Jim Townsend’s Tunnel

Mining – Samuel Clemens loved reporting, owning, and the prospect of striking it rich through mining. He knew a great deal about mining, but never successfully operated a mine. He wrote many stories relating to this activity, and shared many stories told him by prospectors and the people who catered to this clientele, as well as fabricating his own. Had he struck it rich, we might not have gained the wealth of literature which he produced. He disliked work, he loved to write, so he never considered writing work. He earned a vast fortune writing and speaking about his writing. He said, “A fool is what you find at the end of a mine shaft.” While pocket mining for gold at Angel’s Camp in California, a fellow prospector by the name of Ben Coon, another former river pilot from the Illinois River, who told the story of a jumping frog. Ben didn’t especially like the story, but Sam did and asked if he could embellish the story. If this is how it happened, I wonder, but it’s how it’s told; an excellent “stretcher”. The only gold Samuel Clemens found in California was in the form of a story, The Celebrated Jumping Frog of Calaveras County, published in 1867.

Jim Townsend’s Tunnel

 

Esmeralda was in many respects another Humboldt, but in a little more forward state.  The claims we had been paying assessments on were entirely worthless, and we threw them away.  The principal one cropped out of the top of a knoll that was fourteen feet high, and the inspired Board of Directors were running a tunnel under that knoll to strike the ledge.  The tunnel would have to be seventy feet long, and would then strike the ledge at the same depth that a shaft twelve feet deep would have reached!  The Board were living on the “assessments.” [N. B. - This hint comes too late for the enlightenment of New York silver-miners; they have already learned all about this neat trick by experience.] The Board had no desire to strike the ledge, knowing that it was as barren of silver as a curbstone.  This reminiscence calls to mind Jim Townsend’s tunnel.  He had paid assessments on a mine called the “Daley” till he was well-nigh penniless.  Finally an assessment was levied to run a tunnel two hundred and fifty feet on the Daley, and Townsend went up on the hill to look into matters.  He found the Daley cropping out of the apex of an exceedingly sharp-pointed peak, and a couple of men up there “facing” the proposed tunnel.  Townsend made a calculation.  Then he said to the men:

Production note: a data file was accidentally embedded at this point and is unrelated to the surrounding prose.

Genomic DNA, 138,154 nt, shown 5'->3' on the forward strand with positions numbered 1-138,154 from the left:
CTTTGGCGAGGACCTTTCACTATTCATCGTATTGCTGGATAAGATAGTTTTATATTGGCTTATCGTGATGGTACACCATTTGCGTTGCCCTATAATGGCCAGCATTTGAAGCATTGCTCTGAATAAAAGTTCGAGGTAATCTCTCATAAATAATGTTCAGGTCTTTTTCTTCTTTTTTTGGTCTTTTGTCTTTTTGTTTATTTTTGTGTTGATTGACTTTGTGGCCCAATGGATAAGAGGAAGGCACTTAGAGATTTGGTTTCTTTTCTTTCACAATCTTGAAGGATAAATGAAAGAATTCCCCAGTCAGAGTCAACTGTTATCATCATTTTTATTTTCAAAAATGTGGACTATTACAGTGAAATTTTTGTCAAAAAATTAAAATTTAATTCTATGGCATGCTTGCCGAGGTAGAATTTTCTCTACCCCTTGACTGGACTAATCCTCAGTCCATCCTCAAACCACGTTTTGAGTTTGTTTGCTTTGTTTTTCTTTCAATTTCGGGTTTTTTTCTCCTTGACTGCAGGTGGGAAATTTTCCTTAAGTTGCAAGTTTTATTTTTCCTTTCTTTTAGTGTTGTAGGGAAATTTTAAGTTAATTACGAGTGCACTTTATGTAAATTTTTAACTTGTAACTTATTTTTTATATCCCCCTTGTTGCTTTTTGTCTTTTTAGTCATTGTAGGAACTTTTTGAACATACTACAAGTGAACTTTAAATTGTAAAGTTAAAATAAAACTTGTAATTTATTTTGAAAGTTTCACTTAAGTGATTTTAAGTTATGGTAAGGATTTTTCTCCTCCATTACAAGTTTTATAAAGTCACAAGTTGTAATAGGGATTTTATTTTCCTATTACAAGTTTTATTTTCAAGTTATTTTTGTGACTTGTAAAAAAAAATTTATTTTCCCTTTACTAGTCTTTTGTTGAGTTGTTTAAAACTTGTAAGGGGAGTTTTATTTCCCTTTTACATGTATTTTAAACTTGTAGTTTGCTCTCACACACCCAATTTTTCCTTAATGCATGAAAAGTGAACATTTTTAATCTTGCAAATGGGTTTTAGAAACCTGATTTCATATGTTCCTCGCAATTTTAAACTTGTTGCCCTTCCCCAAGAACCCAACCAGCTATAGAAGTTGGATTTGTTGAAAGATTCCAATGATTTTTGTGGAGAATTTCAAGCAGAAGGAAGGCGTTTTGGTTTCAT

“So you have taken a contract to run a tunnel into this hill two hundred and fifty feet to strike this ledge?”

“Yes, sir.”

“Well, do you know that you have got one of the most expensive and arduous undertakings before you that was ever conceived by man?”

“Why no – how is that?”

“Because this hill is only twenty-five feet through from side to side; and so you have got to build two hundred and twenty-five feet of your tunnel on trestle-work!”

The ways of silver-mining Boards are exceedingly dark and sinuous.

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